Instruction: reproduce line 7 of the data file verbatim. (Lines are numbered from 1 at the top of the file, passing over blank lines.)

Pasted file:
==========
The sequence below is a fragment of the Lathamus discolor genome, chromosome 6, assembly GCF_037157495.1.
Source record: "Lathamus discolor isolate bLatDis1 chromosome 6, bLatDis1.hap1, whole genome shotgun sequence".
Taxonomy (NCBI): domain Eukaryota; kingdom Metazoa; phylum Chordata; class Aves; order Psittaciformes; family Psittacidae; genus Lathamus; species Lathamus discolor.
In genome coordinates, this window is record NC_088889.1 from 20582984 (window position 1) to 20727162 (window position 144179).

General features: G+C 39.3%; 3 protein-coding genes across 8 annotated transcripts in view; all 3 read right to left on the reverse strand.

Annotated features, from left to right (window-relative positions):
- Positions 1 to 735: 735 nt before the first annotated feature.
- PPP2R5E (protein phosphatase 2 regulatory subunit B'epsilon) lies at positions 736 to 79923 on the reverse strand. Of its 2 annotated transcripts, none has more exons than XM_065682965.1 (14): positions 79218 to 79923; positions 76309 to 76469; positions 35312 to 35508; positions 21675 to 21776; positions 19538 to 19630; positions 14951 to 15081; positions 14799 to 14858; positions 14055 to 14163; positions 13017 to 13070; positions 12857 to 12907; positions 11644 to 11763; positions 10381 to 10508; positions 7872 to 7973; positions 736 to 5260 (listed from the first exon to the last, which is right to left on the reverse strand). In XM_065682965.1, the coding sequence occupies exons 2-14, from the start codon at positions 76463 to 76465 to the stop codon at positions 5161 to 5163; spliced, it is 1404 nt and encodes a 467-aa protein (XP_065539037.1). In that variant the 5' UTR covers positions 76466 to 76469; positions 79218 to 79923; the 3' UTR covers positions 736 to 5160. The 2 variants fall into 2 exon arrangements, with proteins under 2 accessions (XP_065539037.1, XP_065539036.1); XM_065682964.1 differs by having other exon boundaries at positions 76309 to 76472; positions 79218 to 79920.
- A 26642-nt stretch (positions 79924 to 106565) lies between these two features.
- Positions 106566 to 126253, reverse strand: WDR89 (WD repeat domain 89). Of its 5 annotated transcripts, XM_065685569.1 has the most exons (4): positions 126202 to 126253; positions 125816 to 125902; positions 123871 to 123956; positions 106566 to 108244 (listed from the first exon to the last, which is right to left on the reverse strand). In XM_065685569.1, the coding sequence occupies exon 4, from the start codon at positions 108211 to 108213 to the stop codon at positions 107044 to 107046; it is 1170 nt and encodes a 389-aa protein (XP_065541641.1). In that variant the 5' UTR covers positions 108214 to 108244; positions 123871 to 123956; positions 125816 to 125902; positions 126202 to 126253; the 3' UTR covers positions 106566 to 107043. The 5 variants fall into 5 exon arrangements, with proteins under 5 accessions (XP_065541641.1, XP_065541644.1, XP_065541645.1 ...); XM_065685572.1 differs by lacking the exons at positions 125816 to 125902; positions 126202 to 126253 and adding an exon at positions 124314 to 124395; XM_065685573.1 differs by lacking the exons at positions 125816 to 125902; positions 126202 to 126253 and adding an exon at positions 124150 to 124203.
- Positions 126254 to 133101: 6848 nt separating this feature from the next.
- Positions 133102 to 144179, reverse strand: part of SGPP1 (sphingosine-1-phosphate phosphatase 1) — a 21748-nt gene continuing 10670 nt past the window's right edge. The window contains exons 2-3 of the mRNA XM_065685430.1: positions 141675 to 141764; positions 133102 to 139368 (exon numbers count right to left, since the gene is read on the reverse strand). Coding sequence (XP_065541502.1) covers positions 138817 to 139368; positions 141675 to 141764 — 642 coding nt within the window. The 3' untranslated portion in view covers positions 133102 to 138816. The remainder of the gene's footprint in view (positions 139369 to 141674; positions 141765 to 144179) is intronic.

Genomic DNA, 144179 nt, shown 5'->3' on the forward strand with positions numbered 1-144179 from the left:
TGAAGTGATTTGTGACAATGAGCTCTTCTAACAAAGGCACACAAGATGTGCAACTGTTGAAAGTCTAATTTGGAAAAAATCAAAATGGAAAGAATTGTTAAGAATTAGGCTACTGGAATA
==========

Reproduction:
- Positions 1 to 735: 735 nt before the first annotated feature.